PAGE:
International ’love’ for Blair spells domestic trouble

This column is the first to be written for three months without a criminal damage charge hanging over me. It was withdrawn on Monday.

This column is the first to be written for three months without a

criminal damage charge hanging over me. It was withdrawn on Monday.



Instead, I was bound over to keep the peace which shouldn’t be very

onerous since I have done so for nearly 67 years. In that time, I have

seldom known a more educative period about how the judicial system

works. This should greatly inform my journalism. But, for the moment,

it’s not what I have learned recently but an old truth that moves

me.



I found it in the Daily Mirror’s five headlines of 6 March, one on top

of the other, telling us ’Tony Blair is a genius’ in five languages -

all approved, it said, by his press secretary, Alastair Campbell. The

Mirror claimed that No 10 had taken the ’extraordinary step of issuing a

59-page ’love’ dossier containing glowing (Continental) reviews of Blair

in Italy earlier this week’. Apparently he did so because he felt the

Prime Minister’s meeting with other left-inclined heads of Government in

Milan had received short shrift from the UK media.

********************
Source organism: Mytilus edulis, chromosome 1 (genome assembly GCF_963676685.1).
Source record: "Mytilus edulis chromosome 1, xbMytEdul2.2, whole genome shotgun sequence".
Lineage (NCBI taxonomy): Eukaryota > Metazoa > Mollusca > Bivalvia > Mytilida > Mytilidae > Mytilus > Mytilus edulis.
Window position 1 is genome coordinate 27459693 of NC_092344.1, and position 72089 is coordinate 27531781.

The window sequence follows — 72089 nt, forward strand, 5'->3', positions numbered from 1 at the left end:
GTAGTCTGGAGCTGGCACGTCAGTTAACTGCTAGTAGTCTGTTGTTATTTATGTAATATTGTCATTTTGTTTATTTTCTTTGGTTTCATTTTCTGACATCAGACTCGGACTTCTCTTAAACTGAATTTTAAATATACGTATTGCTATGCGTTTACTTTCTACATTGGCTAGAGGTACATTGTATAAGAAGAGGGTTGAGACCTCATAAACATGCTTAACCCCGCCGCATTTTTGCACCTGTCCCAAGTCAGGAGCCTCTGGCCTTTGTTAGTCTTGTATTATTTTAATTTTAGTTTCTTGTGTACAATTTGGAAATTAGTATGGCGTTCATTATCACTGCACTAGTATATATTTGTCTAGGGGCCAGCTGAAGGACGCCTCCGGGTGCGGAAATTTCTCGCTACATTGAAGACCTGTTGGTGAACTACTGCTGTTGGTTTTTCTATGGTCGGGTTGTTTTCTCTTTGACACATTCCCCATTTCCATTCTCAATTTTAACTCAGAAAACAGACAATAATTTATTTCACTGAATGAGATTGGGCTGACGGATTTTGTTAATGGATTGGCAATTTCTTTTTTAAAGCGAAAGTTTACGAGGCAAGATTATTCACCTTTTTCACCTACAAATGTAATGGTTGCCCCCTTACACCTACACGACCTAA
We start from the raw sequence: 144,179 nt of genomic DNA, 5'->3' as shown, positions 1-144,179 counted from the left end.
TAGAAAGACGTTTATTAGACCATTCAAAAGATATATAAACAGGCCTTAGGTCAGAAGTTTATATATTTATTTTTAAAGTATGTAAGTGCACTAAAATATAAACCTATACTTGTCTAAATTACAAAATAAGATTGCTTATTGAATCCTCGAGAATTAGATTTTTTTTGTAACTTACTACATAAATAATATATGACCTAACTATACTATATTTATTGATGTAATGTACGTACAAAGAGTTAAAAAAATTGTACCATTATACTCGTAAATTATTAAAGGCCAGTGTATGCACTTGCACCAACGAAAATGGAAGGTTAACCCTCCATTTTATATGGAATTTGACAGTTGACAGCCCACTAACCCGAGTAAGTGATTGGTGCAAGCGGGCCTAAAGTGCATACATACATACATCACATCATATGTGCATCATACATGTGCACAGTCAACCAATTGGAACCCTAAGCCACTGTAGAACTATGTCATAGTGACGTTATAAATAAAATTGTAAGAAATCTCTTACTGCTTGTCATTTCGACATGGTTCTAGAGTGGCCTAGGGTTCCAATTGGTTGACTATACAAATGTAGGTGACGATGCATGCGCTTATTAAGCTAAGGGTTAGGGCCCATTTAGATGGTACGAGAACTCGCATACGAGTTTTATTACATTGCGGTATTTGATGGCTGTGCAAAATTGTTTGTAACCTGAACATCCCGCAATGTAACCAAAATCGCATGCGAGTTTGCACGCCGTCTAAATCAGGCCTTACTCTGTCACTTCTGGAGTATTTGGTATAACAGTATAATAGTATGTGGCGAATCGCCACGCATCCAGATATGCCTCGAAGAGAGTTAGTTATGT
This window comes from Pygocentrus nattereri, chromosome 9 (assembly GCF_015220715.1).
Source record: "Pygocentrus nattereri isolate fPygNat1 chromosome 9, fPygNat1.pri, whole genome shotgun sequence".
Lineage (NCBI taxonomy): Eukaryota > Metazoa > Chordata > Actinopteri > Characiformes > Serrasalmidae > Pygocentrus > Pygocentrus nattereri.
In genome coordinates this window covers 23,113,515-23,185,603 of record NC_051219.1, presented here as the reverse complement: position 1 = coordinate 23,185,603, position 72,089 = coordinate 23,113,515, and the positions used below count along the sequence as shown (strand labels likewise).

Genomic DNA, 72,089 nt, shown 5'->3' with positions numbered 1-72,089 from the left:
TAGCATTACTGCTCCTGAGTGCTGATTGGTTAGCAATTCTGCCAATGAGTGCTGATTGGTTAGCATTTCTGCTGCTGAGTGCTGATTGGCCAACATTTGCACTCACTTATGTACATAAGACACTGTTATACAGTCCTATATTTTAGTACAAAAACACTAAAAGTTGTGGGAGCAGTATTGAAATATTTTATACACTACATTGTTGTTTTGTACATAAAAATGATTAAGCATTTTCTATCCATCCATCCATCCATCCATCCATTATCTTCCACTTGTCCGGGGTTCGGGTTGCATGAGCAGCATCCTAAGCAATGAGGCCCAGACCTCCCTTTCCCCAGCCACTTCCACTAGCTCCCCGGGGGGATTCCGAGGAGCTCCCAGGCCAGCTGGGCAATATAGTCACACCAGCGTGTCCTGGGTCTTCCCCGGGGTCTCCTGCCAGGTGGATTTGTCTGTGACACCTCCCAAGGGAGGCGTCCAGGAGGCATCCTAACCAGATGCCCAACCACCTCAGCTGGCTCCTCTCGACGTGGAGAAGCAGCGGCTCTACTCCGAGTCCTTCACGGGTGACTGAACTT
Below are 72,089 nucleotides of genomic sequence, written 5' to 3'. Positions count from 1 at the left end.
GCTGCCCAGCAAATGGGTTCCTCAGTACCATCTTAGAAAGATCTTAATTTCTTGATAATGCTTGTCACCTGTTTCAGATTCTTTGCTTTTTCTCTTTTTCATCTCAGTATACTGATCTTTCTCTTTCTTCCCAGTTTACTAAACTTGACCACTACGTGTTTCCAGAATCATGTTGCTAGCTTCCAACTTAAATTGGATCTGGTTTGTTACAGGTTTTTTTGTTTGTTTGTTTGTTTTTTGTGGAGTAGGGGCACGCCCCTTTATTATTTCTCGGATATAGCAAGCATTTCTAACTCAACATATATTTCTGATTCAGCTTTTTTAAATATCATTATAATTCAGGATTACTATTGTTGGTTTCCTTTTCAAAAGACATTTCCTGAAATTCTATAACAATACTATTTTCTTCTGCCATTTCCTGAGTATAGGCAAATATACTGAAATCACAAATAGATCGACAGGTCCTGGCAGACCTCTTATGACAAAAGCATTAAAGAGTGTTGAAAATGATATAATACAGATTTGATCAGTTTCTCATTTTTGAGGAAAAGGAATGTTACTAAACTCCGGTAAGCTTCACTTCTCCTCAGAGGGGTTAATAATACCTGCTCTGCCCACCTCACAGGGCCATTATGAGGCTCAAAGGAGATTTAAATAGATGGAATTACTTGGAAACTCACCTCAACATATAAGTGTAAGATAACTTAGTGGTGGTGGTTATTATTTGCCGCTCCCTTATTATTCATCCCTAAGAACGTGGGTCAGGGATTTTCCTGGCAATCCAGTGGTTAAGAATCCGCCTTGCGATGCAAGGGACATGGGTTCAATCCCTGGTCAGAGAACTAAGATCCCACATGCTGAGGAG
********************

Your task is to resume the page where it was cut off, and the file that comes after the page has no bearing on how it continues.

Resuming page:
’The official line from No 10’, said the normally Labour-lovin’ but now

sarcastic Mirror, ’was that Tony Blair is a man of vision who stands

astride all Europe like a golden Colossus’. Let us leave aside who paid

for this promotional exercise - the taxpayer or, as I hope, the Labour

Party - and concentrate on the distressing implications. One of the

warning signs in all Governments is when the boss is felt to be more

popular abroad than at home.



Margaret Thatcher polarised opinion in the UK but over large swathes of

the world she was adored - and still is. ’Madam Tatcha’, they used to

cry, dying for her to shake their hands. Similarly, Mikhail Gorbachev

was deposed even though abroad he was felt to be a good thing and,

again, still is on the whole. International enthusiasm for your leader

is all very well and may even be diplomatically useful. But what matters

is their performance at home because that fuels both enduring domestic

and international fascination. And what is so puzzling about Mr

Campbell’s PR exercise is that he is panicking although Mr Blair is

still out of sight in the polls, even if the Tories’ fortunes are

rising.



All this smacks of unnecessary desperation, not to say paranoia. It is a

poor outlook for when the national media really gets nasty. Perhaps that

is why No 10 is waking up to the potential of the regional media.



It seems to think that it might get a better press out of provincial

editors than the London-based variety. It may well be right - until it

becomes fashionably commercial to tear the Government apart. But if its

disillusionment with ’Fleet Street’ at last provides a comprehensive

GICS service to the regions through the COI, some long overdue progress

will have been made.



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